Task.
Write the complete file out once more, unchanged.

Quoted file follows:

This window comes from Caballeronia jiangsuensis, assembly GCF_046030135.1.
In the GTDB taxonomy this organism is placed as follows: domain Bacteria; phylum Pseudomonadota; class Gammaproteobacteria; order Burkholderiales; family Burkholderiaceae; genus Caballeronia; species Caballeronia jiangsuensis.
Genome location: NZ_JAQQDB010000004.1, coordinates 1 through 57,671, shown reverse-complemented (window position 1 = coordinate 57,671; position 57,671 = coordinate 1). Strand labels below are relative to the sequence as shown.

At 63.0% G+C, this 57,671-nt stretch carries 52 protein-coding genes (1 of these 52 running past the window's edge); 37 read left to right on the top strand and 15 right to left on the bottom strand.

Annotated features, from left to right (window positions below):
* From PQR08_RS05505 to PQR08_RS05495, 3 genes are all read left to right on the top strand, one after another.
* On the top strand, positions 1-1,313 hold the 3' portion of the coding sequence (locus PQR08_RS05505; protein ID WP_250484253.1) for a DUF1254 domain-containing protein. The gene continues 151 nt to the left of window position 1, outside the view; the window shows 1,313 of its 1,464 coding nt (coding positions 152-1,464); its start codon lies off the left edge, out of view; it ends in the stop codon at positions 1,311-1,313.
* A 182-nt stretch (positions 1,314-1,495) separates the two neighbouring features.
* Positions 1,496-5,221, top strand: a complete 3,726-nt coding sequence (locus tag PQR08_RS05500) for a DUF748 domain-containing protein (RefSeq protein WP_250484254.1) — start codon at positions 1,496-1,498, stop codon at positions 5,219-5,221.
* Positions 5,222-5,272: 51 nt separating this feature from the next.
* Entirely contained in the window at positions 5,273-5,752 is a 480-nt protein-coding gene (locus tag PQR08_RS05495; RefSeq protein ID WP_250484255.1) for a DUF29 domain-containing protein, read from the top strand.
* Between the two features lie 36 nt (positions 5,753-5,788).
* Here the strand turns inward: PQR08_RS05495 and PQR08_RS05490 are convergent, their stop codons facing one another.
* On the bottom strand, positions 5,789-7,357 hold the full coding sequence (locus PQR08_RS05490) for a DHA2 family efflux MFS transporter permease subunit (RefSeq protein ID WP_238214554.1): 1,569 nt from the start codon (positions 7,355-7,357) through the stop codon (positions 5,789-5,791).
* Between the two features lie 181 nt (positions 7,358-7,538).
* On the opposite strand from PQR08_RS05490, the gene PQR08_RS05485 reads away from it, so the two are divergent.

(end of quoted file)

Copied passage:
This window comes from Caballeronia jiangsuensis, assembly GCF_046030135.1.
In the GTDB taxonomy this organism is placed as follows: domain Bacteria; phylum Pseudomonadota; class Gammaproteobacteria; order Burkholderiales; family Burkholderiaceae; genus Caballeronia; species Caballeronia jiangsuensis.
Genome location: NZ_JAQQDB010000004.1, coordinates 1 through 57,671, shown reverse-complemented (window position 1 = coordinate 57,671; position 57,671 = coordinate 1). Strand labels below are relative to the sequence as shown.

At 63.0% G+C, this 57,671-nt stretch carries 52 protein-coding genes (1 of these 52 running past the window's edge); 37 read left to right on the top strand and 15 right to left on the bottom strand.

Annotated features, from left to right (window positions below):
* From PQR08_RS05505 to PQR08_RS05495, 3 genes are all read left to right on the top strand, one after another.
* On the top strand, positions 1-1,313 hold the 3' portion of the coding sequence (locus PQR08_RS05505; protein ID WP_250484253.1) for a DUF1254 domain-containing protein. The gene continues 151 nt to the left of window position 1, outside the view; the window shows 1,313 of its 1,464 coding nt (coding positions 152-1,464); its start codon lies off the left edge, out of view; it ends in the stop codon at positions 1,311-1,313.
* A 182-nt stretch (positions 1,314-1,495) separates the two neighbouring features.
* Positions 1,496-5,221, top strand: a complete 3,726-nt coding sequence (locus tag PQR08_RS05500) for a DUF748 domain-containing protein (RefSeq protein WP_250484254.1) — start codon at positions 1,496-1,498, stop codon at positions 5,219-5,221.
* Positions 5,222-5,272: 51 nt separating this feature from the next.
* Entirely contained in the window at positions 5,273-5,752 is a 480-nt protein-coding gene (locus tag PQR08_RS05495; RefSeq protein ID WP_250484255.1) for a DUF29 domain-containing protein, read from the top strand.
* Between the two features lie 36 nt (positions 5,753-5,788).
* Here the strand turns inward: PQR08_RS05495 and PQR08_RS05490 are convergent, their stop codons facing one another.
* On the bottom strand, positions 5,789-7,357 hold the full coding sequence (locus PQR08_RS05490) for a DHA2 family efflux MFS transporter permease subunit (RefSeq protein ID WP_238214554.1): 1,569 nt from the start codon (positions 7,355-7,357) through the stop codon (positions 5,789-5,791).
* Between the two features lie 181 nt (positions 7,358-7,538).
* On the opposite strand from PQR08_RS05490, the gene PQR08_RS05485 reads away from it, so the two are divergent.